If chosen as the clock source, that particular signal cannot also be used as an input to a LUT as it may cause a race condition. The fabric will be enabled after 2 clock edges of the signal on the gpio terminal.

Divided Clock (Active)

Reset when going to Deep Sleep, Hibernate or POR

2 clock edges

The fabric will be enabled after 2 clock edges of the divided clock. Any synchronous logic in the LUTs will be reset to 0 when in chip deep-sleep or hibernate modes.

Divided Clock (Deep-Sleep)

Reset when going to Hibernate or POR

2 clock edges

The fabric will be enabled after 2 clock edges of the divided clock. Any synchronous logic in the LUTs will be reset to 0 when in hibernate mode.

Divided Clock (Hibernate)

Reset on POR

2 clock edges

The fabric will be enabled after 2 clock edges of the divided clock.

LFCLK

Reset when going to Hibernate and POR

2 clock edges

The fabric will be enabled after 2 clock edges of the low frequency clock (LFCLK). Any synchronous logic in the LUTs will be reset to 0 when in hibernate mode.

Asynchronous

Reset on POR

3 clock edges of SYSCLK

The fabric will be enabled after 3 clock edges of the clk_peri source.

Signal Synchronization Requirement

If any of the signals coming in through the Smart I/O terminals are meant to be used in sequential elements in the LUTs, the terminal synchronizer must first be used to synchronize that signal to the Component clock. For example, if the signal on io0 must be used in LUT0 in Sequential output mode, the synchronization for io0 terminal should be enabled for reliable operation.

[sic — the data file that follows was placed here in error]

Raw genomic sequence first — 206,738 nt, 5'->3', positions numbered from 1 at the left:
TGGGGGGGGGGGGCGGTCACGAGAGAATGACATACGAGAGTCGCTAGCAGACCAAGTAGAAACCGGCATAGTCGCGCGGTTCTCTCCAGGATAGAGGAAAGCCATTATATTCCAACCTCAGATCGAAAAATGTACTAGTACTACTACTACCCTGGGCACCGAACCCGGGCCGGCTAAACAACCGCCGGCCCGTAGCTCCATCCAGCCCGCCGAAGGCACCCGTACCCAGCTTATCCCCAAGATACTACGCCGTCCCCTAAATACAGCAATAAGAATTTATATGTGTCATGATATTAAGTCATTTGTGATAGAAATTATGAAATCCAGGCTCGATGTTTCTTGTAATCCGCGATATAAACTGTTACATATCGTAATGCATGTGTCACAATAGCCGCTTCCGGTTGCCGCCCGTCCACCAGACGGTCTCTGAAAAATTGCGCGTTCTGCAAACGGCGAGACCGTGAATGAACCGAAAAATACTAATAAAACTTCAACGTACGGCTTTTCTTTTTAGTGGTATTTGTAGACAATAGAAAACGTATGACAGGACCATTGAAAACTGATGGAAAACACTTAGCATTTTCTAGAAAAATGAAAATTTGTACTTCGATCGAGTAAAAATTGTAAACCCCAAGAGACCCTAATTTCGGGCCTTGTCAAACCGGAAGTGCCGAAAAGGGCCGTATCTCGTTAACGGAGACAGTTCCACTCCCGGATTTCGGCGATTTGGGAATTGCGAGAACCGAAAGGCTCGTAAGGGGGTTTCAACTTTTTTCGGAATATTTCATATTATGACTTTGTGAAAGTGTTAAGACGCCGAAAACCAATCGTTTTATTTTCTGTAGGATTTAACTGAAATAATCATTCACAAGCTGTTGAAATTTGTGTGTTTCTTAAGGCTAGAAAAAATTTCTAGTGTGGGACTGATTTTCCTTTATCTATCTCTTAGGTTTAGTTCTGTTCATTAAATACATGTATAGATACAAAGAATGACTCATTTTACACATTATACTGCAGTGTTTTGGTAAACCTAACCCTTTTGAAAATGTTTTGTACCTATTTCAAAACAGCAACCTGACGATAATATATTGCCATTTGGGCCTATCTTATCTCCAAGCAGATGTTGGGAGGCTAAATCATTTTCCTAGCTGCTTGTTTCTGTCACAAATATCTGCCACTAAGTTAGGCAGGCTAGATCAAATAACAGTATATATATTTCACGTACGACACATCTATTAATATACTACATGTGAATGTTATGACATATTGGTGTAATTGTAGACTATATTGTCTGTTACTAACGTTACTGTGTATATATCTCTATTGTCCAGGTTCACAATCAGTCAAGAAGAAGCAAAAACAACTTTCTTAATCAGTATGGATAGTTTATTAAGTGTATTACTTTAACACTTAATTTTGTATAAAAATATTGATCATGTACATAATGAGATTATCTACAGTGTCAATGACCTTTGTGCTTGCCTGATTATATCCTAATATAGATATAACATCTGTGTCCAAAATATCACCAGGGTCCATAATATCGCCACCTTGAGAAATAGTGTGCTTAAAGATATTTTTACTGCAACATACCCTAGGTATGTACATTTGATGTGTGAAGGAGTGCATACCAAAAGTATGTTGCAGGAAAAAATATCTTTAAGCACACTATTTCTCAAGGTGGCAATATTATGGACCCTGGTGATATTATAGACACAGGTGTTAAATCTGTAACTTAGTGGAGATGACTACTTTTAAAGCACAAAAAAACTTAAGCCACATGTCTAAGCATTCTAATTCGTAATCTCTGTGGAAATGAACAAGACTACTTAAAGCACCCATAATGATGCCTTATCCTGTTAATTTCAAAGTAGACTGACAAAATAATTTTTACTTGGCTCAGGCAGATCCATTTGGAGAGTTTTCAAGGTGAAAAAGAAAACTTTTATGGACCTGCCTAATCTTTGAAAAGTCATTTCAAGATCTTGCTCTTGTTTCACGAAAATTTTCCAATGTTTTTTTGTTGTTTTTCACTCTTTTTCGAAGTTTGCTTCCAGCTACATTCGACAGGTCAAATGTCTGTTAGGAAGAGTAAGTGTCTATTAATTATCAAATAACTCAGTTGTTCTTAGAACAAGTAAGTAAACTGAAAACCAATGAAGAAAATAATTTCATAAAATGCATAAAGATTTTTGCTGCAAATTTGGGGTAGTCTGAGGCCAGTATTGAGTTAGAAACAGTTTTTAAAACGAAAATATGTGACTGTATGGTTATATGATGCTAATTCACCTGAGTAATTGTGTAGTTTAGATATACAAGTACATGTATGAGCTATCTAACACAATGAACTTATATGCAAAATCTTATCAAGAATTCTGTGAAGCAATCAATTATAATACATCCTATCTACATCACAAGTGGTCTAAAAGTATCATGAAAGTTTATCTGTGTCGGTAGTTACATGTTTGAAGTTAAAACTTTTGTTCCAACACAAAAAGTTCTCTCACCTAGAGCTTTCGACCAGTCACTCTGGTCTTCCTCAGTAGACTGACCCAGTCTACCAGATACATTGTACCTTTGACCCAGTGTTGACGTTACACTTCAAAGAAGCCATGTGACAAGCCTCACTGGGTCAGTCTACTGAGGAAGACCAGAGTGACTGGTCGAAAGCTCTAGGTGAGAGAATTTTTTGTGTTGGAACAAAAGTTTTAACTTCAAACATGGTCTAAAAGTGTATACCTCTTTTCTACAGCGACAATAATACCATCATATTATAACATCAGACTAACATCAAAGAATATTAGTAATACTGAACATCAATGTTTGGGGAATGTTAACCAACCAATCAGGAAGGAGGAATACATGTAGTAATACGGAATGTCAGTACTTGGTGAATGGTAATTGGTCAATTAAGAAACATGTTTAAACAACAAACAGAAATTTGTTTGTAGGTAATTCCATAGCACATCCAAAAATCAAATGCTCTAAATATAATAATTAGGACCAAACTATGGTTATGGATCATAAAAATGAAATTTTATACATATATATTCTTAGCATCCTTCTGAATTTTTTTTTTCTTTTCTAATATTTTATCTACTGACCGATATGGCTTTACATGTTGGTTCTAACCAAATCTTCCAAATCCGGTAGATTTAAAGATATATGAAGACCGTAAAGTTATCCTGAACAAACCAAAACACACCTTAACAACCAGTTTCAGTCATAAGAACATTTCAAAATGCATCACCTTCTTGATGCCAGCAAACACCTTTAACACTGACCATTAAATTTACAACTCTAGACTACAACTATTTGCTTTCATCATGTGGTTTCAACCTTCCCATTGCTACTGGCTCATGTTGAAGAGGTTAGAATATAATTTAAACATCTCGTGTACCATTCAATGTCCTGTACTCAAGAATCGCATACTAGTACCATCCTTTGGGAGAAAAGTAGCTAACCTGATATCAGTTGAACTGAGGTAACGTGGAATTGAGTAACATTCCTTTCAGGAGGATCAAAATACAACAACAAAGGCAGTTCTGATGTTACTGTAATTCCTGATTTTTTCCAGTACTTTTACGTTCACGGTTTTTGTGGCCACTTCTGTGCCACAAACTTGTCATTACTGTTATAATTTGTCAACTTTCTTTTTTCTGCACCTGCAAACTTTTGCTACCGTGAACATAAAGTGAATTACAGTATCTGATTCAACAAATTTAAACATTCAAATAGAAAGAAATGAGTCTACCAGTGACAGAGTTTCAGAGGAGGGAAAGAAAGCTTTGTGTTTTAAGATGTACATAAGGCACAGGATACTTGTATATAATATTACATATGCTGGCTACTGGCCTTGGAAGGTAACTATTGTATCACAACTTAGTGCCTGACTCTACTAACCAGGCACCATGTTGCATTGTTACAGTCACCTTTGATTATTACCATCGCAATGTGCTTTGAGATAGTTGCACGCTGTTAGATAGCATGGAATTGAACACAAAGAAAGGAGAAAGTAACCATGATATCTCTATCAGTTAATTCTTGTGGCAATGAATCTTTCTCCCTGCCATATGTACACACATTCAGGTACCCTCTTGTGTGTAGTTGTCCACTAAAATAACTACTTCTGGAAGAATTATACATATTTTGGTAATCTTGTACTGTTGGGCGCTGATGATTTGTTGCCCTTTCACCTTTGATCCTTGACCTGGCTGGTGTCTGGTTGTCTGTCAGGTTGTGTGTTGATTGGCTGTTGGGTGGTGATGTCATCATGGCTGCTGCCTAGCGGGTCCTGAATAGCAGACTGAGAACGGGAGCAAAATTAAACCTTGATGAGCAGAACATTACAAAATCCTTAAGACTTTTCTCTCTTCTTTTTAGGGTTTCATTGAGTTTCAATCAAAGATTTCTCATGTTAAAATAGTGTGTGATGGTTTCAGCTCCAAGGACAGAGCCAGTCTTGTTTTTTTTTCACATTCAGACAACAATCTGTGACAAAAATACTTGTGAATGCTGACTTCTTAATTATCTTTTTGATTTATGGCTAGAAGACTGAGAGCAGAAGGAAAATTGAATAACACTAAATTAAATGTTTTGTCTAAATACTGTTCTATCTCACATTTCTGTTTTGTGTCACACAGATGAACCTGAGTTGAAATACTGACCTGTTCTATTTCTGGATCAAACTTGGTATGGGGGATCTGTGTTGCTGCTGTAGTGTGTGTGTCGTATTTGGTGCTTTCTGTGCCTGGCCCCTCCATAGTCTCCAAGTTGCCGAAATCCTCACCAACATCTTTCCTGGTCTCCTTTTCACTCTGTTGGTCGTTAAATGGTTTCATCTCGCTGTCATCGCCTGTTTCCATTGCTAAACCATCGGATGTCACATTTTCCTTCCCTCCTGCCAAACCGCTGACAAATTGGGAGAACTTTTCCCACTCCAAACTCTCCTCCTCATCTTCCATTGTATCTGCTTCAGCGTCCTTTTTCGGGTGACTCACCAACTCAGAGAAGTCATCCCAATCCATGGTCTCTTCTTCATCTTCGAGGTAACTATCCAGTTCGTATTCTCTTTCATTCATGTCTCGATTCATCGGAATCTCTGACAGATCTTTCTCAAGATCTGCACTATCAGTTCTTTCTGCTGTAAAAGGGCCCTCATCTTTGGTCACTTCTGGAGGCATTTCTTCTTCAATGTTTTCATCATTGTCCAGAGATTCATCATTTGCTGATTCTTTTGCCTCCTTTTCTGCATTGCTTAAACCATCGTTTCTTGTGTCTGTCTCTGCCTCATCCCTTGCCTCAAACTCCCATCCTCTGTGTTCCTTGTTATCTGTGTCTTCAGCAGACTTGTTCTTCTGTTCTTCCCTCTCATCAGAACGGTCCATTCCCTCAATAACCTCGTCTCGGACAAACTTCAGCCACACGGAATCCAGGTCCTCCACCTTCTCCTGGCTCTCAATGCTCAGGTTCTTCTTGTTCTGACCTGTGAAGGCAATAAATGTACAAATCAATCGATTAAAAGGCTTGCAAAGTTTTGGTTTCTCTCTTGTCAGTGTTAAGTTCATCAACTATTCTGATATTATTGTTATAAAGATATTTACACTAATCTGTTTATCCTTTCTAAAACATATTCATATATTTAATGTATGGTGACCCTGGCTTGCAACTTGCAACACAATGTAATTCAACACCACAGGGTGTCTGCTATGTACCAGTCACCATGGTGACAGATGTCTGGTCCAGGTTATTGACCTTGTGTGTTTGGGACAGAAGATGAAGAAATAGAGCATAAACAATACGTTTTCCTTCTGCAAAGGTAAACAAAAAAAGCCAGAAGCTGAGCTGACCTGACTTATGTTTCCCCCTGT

LUT Combinatorial Feedback

Since the LUTs can be configured as purely (or partially) combinatorial elements and since they can chain to each other in any fashion, combinatorial timing loops can occur. This causes oscillations that burn power and create unpredictable behavior. If a feedback is required, the signals should always go through a flip-flop before feeding back. For example, the following is a potentially problematic design; LUT1 and LUT2 are configured in combinatorial mode, where their respective outputs feed into the inputs of the other. This will result in oscillations. To prevent it, one of the LUTs should be configured to Gated Output mode.

Low Power Mode

The Smart I/O hardware is capable of operating during chip Deep-Sleep mode. The block has the following requirements when operating in this mode:

  • All sequential elements must be clocked by a valid clock in these power domains. Refer to Clock and Reset Behavior for more details.

  • All signals in the block (including the clock) must be less than 1 MHz when in Deep-Sleep mode.

  • The hold override functionality should be enabled when entering Deep-Sleep mode. This functionality should then be disabled when the chip is not in this mode.

More Information

Refer to the technical reference manual (TRM) and the device datasheet.

Changelog

Version

Changes

Reason for Change

1.0.2

Documented MISRA 2012 violations.

MISRA 2012 compliance.

1.0.1

Minor documentation updates.

Documentation enhancement.

1.0

The initial version.